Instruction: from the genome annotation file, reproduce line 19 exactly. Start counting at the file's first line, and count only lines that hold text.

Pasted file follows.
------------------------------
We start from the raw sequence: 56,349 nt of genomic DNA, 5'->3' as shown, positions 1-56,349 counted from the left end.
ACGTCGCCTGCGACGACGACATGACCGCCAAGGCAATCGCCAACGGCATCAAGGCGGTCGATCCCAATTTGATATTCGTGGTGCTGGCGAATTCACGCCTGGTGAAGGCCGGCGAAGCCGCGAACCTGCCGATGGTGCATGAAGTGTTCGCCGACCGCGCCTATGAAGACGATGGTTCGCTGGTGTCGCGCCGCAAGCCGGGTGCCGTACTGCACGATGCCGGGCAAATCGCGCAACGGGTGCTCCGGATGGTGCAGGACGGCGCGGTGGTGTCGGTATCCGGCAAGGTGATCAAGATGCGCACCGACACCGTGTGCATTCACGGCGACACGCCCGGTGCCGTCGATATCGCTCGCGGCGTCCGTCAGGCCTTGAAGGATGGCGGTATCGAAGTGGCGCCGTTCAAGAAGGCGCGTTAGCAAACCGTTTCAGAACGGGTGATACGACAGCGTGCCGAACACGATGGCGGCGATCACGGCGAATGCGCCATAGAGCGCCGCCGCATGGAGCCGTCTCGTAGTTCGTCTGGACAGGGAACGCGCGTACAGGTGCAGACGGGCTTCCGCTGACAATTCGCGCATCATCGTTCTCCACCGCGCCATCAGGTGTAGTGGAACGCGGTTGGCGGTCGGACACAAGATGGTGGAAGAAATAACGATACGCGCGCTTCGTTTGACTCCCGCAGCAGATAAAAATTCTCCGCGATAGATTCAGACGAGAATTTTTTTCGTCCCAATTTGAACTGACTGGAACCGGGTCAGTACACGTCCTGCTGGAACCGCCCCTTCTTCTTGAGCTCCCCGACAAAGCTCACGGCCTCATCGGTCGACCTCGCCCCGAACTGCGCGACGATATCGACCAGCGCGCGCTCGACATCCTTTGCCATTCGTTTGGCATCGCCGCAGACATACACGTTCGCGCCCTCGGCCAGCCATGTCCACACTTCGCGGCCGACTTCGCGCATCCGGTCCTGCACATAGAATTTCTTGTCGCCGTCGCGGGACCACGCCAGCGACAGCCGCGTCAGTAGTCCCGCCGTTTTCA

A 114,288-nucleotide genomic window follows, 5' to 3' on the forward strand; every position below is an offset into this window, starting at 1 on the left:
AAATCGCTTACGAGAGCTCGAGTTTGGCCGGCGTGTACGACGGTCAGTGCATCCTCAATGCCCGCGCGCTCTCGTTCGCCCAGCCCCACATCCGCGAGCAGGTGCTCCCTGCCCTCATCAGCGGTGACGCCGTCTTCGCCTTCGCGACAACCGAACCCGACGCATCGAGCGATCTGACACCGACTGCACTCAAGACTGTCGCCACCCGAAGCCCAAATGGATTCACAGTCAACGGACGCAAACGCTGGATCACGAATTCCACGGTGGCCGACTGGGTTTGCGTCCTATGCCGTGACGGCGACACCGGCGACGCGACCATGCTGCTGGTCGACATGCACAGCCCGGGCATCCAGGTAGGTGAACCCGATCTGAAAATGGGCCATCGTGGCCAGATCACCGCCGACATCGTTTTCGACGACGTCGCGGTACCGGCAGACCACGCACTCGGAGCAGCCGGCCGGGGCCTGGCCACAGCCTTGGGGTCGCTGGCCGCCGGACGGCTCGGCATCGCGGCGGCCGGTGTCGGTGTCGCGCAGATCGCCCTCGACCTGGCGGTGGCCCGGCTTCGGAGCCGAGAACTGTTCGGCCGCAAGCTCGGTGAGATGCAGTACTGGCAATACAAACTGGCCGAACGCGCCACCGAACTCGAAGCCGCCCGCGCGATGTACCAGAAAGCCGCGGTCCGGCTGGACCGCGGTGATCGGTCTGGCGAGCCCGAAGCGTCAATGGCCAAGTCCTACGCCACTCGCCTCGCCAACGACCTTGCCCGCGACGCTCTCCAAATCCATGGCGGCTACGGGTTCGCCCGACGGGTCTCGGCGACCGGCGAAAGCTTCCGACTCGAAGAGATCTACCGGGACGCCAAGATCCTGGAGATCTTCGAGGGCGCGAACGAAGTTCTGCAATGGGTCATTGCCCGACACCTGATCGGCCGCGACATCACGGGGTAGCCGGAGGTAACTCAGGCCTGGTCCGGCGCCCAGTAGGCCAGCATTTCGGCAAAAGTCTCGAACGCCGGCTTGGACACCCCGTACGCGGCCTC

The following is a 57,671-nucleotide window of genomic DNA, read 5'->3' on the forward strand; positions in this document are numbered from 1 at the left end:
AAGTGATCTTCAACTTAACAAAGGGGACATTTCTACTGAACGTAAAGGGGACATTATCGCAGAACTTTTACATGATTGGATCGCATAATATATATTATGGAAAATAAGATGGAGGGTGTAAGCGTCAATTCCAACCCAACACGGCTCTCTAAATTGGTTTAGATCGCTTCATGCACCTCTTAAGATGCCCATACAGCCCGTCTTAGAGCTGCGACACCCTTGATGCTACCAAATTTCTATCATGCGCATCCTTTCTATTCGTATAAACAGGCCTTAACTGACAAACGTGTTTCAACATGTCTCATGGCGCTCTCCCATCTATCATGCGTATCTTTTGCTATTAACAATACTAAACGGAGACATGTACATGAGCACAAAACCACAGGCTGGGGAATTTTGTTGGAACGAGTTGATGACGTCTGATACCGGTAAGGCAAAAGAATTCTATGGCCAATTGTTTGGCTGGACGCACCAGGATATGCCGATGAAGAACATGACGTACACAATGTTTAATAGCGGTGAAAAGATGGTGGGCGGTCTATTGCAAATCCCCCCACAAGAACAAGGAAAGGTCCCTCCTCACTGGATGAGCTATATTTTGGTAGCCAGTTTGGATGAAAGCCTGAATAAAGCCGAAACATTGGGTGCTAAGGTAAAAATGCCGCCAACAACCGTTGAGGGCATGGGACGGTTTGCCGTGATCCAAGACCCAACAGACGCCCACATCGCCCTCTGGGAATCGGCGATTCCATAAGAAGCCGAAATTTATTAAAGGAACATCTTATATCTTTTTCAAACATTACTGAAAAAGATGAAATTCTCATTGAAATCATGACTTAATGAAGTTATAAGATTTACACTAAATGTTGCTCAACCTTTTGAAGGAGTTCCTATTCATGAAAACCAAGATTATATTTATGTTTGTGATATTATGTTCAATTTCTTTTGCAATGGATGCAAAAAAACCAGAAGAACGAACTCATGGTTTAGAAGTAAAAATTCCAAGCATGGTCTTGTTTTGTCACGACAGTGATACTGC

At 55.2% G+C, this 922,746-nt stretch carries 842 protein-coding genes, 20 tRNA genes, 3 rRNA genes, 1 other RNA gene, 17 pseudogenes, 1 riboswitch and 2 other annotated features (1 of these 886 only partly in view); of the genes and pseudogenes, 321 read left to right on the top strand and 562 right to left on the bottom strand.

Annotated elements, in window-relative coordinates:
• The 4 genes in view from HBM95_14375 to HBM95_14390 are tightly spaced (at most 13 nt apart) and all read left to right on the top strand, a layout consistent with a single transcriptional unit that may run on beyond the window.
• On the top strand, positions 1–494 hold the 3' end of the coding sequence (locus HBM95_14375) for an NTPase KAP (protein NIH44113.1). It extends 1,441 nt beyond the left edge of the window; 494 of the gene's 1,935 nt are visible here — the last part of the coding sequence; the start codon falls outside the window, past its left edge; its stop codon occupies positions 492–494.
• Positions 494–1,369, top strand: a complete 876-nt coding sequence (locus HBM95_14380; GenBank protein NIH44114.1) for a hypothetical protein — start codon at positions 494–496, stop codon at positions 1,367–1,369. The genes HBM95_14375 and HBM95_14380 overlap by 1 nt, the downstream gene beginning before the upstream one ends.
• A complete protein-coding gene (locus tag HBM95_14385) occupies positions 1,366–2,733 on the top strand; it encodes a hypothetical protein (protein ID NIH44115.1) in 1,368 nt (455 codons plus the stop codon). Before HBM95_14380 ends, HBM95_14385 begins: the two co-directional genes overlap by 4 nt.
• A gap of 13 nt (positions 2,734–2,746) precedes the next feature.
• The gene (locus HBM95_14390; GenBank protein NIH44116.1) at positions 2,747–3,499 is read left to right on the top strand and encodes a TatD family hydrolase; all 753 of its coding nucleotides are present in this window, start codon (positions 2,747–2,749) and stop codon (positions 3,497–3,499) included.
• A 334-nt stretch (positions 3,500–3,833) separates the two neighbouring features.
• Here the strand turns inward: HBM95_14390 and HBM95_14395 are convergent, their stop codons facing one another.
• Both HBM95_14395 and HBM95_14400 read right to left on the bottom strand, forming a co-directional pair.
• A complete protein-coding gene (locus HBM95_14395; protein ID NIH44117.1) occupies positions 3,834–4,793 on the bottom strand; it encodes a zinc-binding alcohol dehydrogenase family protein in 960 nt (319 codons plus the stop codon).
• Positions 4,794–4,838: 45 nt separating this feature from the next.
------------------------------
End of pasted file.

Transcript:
• Positions 4,794–4,838: 45 nt separating this feature from the next.